Off-campus UNL users: To download campus access dissertations, please use the following link to log into our proxy server with your NU ID and password. When you are done browsing please remember to return to this page and log out.
Non-UNL users: Please talk to your librarian about requesting this dissertation through interlibrary loan.
Essays on Portion Size Obesity and Food Waste
The first essay develops novel models of heterogeneous consumer preferences for different dining options and imperfect competition among food suppliers to analyze the market and welfare effects of portion size reduction (PSR) for food away from home. Different scenarios on the nature of differentiation of the dining options, the information available to consumers, and their response to links between portion size and obesity, food waste, and climate change are considered within this framework. The market and welfare effects of the policy are quantified using a simulation analysis. The analysis shows that the market and welfare effects of the policy are case-specific and dependent on the relative magnitude of the cost and utility effects of PSR, the strength of the consumer preference for dining out, and the food suppliers’ initial costs and degree of market power in the relevant markets. The policy can create winners and losers among consumers and accounting for consumer heterogeneity, as done in this study, is essential for capturing the asymmetric welfare effects of PSR. Intriguingly, consumers and suppliers can benefit from PSR even without accounting for any health or/and environmental benefits of reduced portion sizes. Since, along costs, consumer reaction to PSR is a key determinant of the market and welfare outcome of the policy, in the second essay we designed a laboratory experiment and implemented a BDM auction mechanism to examine the impact of framing the benefits of a smaller portion size in terms of health and environment benefits, on the valuation of different sizes of a sandwich. The study also investigated whether the mode of information provision (i.e., simultaneously or sequentially) affects consumer valuation. Our findings suggest that information provision increases consumers’ valuation for the small sandwich and decreases consumers’ valuation for the large sandwich. Results also show that the difference between the WTP for the large sandwich and the WTP for the small sandwich is greater when information is given simultaneously relative to when it’s given sequentially.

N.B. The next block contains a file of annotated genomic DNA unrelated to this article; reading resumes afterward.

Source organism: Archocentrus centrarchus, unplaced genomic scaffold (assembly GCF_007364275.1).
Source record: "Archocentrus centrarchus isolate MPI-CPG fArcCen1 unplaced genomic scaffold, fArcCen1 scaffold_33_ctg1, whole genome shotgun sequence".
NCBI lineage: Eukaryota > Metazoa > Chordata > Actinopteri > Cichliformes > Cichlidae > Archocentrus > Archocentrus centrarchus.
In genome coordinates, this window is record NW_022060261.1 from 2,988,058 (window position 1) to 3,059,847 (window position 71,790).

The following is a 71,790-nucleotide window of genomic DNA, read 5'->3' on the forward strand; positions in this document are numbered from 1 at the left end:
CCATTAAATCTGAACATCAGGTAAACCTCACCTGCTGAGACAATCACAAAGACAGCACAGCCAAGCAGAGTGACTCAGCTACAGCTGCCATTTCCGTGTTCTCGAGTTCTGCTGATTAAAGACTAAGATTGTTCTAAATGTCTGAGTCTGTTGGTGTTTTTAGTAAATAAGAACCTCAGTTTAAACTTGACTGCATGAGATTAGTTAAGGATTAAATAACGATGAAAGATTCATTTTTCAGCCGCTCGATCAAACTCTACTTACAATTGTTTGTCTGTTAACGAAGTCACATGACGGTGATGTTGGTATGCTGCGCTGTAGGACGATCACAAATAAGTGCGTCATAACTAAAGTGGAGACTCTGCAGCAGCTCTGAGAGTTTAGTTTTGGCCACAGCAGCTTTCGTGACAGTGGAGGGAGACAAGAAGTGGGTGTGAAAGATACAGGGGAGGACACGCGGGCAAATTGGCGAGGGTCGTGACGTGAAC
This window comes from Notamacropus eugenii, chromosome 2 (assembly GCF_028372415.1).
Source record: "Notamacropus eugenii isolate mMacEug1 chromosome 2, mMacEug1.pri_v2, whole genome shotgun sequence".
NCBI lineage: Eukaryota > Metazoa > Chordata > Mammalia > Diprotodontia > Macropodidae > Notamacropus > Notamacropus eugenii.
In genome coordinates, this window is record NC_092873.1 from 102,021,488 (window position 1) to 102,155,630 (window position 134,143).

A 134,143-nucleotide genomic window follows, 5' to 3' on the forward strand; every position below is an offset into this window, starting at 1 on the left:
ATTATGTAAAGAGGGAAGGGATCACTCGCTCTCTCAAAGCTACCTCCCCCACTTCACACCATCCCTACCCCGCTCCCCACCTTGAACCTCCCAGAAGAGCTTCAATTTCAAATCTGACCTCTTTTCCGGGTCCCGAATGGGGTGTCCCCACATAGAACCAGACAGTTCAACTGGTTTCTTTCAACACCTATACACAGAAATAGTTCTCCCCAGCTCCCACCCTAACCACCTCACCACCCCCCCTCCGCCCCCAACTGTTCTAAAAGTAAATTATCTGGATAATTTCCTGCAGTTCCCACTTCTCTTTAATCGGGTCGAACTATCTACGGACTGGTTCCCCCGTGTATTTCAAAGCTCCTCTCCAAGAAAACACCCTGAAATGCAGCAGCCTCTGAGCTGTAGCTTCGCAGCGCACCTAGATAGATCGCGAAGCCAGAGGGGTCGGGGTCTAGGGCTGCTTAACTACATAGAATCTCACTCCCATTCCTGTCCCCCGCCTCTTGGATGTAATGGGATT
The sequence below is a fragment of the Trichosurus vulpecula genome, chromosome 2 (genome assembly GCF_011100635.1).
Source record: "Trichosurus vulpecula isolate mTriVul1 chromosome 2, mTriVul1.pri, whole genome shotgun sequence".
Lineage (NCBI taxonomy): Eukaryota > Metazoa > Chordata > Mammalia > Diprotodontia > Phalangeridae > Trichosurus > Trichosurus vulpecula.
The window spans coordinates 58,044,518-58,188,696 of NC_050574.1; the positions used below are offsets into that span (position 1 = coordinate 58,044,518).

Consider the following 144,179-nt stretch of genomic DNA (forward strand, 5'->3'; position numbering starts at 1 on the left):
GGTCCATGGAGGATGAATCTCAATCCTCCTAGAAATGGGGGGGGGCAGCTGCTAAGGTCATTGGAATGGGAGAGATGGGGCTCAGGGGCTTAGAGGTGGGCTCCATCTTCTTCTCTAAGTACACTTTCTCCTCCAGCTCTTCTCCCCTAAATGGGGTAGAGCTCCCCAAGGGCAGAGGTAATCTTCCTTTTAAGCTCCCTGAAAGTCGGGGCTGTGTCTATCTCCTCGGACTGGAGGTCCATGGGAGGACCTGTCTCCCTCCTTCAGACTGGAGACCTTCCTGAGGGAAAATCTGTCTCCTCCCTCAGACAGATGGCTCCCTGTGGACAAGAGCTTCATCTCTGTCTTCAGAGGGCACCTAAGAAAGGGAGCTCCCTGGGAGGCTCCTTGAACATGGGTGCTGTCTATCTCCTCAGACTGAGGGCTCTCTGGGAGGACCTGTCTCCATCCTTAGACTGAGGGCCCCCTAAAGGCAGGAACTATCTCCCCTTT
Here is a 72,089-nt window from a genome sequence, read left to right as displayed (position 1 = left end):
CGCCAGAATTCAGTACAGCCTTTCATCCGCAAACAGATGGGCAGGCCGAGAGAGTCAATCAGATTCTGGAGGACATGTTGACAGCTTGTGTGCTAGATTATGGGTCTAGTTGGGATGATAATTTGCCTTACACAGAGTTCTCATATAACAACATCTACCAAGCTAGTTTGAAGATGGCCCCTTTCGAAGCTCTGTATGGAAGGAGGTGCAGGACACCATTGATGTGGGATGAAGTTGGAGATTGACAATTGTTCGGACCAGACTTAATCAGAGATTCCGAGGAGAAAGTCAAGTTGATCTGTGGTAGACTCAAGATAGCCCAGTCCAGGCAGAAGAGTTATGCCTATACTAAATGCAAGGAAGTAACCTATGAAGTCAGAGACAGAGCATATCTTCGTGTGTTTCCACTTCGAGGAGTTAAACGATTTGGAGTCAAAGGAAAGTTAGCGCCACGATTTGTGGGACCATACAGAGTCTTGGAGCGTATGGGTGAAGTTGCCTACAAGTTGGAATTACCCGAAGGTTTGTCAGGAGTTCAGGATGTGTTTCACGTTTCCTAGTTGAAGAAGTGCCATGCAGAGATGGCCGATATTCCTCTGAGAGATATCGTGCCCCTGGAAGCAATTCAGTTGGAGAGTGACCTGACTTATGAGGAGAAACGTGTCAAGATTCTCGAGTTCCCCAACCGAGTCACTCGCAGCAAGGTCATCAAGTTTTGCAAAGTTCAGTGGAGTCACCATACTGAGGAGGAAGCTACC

Hosni, Hanin, "Essays on Portion Size Obesity and Food Waste" (2023). ETD collection for University of Nebraska - Lincoln. AAI30245536.